Charlie Bredo, co-founder of Red Deer’s Troubled Monk Brewery and Taproom, says the business will be closed on Christmas Day, despite changes in provincial regulations. File photo

Liquor and pot stores allowed to open Christmas Day

Liquor and cannabis retailers have received permission from the government to stay open on Christmas Day.

The change in policy also applies to establishments such as bars and taprooms.

Red Deer’s Troubled Monk Brewery and Taproom co-founder Charlie Bredo said his business will be closed on Christmas Day, so staff can have the day off.

“If people are keen to work on those types of days, I’m OK being open, but I would hate to push people to work on special holidays like that,” he said Tuesday.

“We need to be respectful of people’s work-life balance.”

It’s unclear which businesses in the Red Deer area will be open Dec. 25.

The Fire & Flower Cannabis store in Red Deer will be closed on the holiday, confirmed Nathan Mison, vice-president of government and stakeholder relations with the company.

If the announcement, which came Monday, had come sooner, the company would’ve considered keeping some stores in Alberta open.

“But the fact that it’s a very short time frame and people have already made their Christmas plans, we want to make sure everybody takes the day,” Mison added.

Matt Panelli, co-owner of Lacombe cannabis retailer Merry Guanas, said the outlet won’t be open on Christmas Day.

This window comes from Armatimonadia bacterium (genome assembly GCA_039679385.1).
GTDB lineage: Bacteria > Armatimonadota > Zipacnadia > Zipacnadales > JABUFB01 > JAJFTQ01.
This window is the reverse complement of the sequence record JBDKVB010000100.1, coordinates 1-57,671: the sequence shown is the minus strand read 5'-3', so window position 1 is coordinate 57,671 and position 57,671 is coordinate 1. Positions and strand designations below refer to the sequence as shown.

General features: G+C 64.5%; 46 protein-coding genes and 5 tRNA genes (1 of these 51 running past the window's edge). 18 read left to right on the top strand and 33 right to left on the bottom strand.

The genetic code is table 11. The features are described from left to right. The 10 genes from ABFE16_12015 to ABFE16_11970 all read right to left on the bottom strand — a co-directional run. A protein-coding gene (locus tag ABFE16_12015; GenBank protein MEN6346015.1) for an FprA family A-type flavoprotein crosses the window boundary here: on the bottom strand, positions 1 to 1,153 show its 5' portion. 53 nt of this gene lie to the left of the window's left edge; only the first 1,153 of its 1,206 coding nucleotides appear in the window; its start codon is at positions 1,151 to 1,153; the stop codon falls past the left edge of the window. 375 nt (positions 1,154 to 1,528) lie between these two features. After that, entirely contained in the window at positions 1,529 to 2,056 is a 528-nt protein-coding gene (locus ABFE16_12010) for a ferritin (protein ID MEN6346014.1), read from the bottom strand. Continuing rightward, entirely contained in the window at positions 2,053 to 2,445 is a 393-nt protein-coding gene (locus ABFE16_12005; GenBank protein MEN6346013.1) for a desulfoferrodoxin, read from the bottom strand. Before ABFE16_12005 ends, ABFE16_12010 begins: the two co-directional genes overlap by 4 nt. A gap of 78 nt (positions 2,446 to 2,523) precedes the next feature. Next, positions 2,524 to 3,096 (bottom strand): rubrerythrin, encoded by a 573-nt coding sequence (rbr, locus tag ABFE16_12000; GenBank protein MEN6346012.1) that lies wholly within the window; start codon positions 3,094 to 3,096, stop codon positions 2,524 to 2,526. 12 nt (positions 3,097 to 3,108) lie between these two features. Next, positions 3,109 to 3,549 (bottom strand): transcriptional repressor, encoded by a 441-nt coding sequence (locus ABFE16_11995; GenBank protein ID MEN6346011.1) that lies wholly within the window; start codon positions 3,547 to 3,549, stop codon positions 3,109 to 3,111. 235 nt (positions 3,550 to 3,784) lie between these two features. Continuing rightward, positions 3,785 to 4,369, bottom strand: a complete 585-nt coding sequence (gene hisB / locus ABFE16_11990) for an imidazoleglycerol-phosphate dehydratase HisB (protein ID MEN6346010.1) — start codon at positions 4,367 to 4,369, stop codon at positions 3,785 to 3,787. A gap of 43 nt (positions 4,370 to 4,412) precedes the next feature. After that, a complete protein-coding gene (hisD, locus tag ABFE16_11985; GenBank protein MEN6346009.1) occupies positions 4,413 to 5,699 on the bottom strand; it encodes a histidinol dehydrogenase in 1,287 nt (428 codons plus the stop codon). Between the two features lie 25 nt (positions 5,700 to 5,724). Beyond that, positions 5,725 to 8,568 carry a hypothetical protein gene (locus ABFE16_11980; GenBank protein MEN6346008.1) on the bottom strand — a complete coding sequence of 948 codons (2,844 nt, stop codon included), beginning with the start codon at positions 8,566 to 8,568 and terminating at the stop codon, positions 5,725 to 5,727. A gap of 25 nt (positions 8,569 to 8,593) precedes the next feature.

“I think it’s a reasonable move,” said Panelli of the policy change.

“I think it comes down to personal choice. It’s for retailers to decide for their own personal situation, whether it makes sense for them to open.”

It’s a matter of convenience for last-minute shoppers, added Panelli, adding he isn’t sure what the demand would be like for cannabis on Christmas Day.

“I can see in the alcohol industry, there is significant demand, but with the way society is, people are still more likely to consume alcohol at a family function than they are cannabis.”

Heather Holmen, a spokeswoman for Alberta Gaming, Liquor and Cannabis, said the agency has been eyeing a change in policy for a while now.

“We’ve certainly had requests to see if it’s permissible. It was something on our radar,” said Holmen.

Holmen said there would be labour considerations that each business will have to look at in making their decision.

“It’s not mandated that they open. It’s completely optional, and those who have been asking for this will see this as an opportunity to have their doors open,” Holmen explained.

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